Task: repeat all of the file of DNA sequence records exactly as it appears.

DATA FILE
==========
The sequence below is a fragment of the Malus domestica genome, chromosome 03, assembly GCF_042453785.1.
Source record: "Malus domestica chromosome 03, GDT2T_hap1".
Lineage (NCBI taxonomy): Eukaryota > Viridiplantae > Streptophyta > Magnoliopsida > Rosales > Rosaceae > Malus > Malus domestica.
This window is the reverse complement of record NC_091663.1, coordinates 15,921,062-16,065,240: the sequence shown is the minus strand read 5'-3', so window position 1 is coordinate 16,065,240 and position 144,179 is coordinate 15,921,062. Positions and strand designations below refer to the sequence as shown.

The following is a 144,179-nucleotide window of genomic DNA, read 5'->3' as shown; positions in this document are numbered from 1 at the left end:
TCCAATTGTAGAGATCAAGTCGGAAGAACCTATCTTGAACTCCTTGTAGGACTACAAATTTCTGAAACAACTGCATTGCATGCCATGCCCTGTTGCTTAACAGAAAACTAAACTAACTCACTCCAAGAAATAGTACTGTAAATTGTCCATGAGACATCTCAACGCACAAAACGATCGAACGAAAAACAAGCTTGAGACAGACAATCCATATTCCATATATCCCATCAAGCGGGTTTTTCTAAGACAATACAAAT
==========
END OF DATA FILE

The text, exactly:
The sequence below is a fragment of the Malus domestica genome, chromosome 03, assembly GCF_042453785.1.
Source record: "Malus domestica chromosome 03, GDT2T_hap1".
Lineage (NCBI taxonomy): Eukaryota > Viridiplantae > Streptophyta > Magnoliopsida > Rosales > Rosaceae > Malus > Malus domestica.
This window is the reverse complement of record NC_091663.1, coordinates 15,921,062-16,065,240: the sequence shown is the minus strand read 5'-3', so window position 1 is coordinate 16,065,240 and position 144,179 is coordinate 15,921,062. Positions and strand designations below refer to the sequence as shown.

The following is a 144,179-nucleotide window of genomic DNA, read 5'->3' as shown; positions in this document are numbered from 1 at the left end:
TCCAATTGTAGAGATCAAGTCGGAAGAACCTATCTTGAACTCCTTGTAGGACTACAAATTTCTGAAACAACTGCATTGCATGCCATGCCCTGTTGCTTAACAGAAAACTAAACTAACTCACTCCAAGAAATAGTACTGTAAATTGTCCATGAGACATCTCAACGCACAAAACGATCGAACGAAAAACAAGCTTGAGACAGACAATCCATATTCCATATATCCCATCAAGCGGGTTTTTCTAAGACAATACAAAT